**Quantum Computers**

## Quantum mechanical principles

A *quantum computer* operates on the basis of the *quantum mechanical principles*
superposition and quantum entanglement.
The unit of information in a quantum computer is called *qubit*. In contrast to classical bits,
which either have the value 1 or 0 and are therefore in one state or the other, a qubit is a
superposition of these states. This means that it is both 0 and 1 at the same time and assumes both
states. The phenomenon of quantum entanglement is the second principle of quantum mechanics that applies
to qubits. This principle allows qubits to interact and influence one another regardless of the distance
and medium between them.

Combined with other properties of quantum computers, these principles make it possible to calculate specific problems much more efficiently than with conventional computers. The main advantage of a quantum computer is its ability to simulate the physical micro-world much more accurately. As our world is governed by quantum mechanics at atomic level, a computer that understands and uses these same phenomena can much better approximate quantum behaviours than a traditional computer. Research on quantum computers has gained much traction in recent years. With a quantum computer, it is much faster to run simulations and perform certain calculations. Therefore, it can be used to optimize various applications and products in the pharmaceutical, chemical, and other industries. A rather negative side effect of quantum computers is their ability to solve the mathematical problems on which today's cryptography is based very efficiently.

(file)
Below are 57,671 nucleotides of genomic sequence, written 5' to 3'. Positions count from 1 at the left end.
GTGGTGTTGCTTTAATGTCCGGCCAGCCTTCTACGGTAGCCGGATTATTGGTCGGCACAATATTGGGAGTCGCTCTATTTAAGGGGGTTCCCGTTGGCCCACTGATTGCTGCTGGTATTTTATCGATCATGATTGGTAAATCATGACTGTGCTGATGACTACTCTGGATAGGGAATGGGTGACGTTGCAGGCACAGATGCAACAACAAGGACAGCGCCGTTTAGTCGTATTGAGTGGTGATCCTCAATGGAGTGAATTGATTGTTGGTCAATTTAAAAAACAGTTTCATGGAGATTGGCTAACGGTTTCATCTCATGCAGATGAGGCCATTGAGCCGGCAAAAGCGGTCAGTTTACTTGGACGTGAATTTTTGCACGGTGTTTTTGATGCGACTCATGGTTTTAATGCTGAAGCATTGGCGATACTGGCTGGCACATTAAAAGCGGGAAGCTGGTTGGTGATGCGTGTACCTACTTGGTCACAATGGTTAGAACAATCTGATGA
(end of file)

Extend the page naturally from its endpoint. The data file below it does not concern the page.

## Quantum Computers and Cryptography

Small-scale quantum computers have already been created by large companies and organisations around the
world. These computers are expanding rapidly, and the goal of a large-scale quantum computer seems
within reach in the not-too-distant future. When these computers become available, current *public-key
cryptosystems* like RSA or elliptic curves will become insecure. Shor’s algorithm **[Shor94]**
shows how, using a quantum computer, the prime factorisation of a large number and the calculation of
discrete logarithms can be done in polynomial time.

Additionally, *symmetric encryption algorithms* and hash functions that are not directly tied to
a
mathematical problem are also at risk, as Grover’s algorithm
**[Grover96]** shows. In this case, the impact is
not
as devastating as in *public-key cryptography*, but the time it takes to break a symmetric scheme
or a
hash
function through a brute-force attack or an exhaustive search is reduced by almost half.

The
solution to the latter problem is considered easy, since the security parameters of the cryptographic
functions can be increased with relatively little effort. To solve the first problem however, it is
necessary to select new mathematical problems that are not vulnerable to quantum computers and to
design,
analyse, and implement new cryptographic schemes based on these mathematical problems.